The Cleveland Animal Protective League has teamed up with Cleveland 19's Chief Meteorologist Jason Nicholas to find a home for one special dog or cat every Tuesday.
Watch the segment in the 4 p.m. show every Tuesday on Cleveland 19 News and like the Cleveland 19 News Facebook page for live videos with the pet.
Today Apollo, a 9-year-old Pit Bull mix is coming to the Cleveland 19 studio. He came to the APL with his brother Brutus because his owner said he no longer had time to take care of them. Apollo gets along with kids, dogs and cats and has a lot of spunk in his step at 9 years old. He's housetrained and knows basic commands.
For more information about Apollo, click here.
The APL has an adoption promotion running through the month. June is Adopt-a-Shelter-Cat month so we have reduced our adult cat (1 year and older) adoption fee to $10 for the month.
Also, all of our senior dogs like Apollo (over 7 years) are currently available for no adoption fee with the purchase of a microchip and county license. This is at our Tremont location only.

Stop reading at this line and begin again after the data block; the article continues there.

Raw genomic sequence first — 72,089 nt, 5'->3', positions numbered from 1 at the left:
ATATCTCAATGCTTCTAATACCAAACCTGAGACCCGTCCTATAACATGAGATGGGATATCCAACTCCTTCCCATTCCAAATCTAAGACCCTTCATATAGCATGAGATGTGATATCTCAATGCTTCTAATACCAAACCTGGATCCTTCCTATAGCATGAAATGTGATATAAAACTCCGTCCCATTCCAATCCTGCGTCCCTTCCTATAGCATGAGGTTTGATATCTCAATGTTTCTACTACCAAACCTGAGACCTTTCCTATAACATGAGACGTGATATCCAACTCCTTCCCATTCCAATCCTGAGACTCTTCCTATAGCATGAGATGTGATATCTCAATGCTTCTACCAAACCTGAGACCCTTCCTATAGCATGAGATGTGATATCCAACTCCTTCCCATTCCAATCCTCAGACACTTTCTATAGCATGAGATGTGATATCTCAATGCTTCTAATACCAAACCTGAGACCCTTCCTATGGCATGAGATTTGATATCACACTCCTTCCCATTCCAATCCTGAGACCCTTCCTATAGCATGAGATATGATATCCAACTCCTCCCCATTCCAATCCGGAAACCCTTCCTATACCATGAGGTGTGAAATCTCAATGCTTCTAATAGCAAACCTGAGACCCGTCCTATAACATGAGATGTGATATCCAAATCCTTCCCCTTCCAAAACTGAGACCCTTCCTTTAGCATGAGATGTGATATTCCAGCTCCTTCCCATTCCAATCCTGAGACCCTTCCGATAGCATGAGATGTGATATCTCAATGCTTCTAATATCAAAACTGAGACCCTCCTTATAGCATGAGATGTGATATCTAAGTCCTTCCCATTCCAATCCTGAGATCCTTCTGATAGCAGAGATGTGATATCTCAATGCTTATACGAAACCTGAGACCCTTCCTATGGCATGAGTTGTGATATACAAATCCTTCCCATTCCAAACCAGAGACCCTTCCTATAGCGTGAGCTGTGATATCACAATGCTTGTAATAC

Cat Yoga – Saturday, June 24, 2017, 10:30 a.m.
For a $15 donation, participants can join the Cleveland APL for the “mewest” trend as we host Cat Yoga. Taking place in the shelter’s community room, participants can plan to be here for more than just yoga — because animals make really terrible fellow yoga students. Click here to register.
Wednesday, June 14: Justice Fur All, across from the Justice Center at Lakeside and West 3rd Street, 11 a.m. to 1 pm. Dog and cat adoptions.
1729 Willey Ave.
Cleveland, Ohio 44113
Monday-Friday: 11 a.m. to 6:30 p.m.
Saturday: 10 a.m. to 5 p.m.
Sunday: Noon to 4 p.m.
The shelter is closed on New Year’s Day, Easter Sunday, Memorial Day, Fourth of July, Labor Day, Thanksgiving Day and Christmas Day.
The segment is sponsored by the Northeast Ohio Regional Sewer District's PUP (pick up poop) program:
Did you know dog droppings can impact our groundwater, streams, and lake? When it rains, bacteria from doggie doo can soak into groundwater, or be carried by rainwater to storm sewers which carry the flow to nearby streams. In both cases, the water is not treated at a wastewater treatment plant, and that's not good for the environment.
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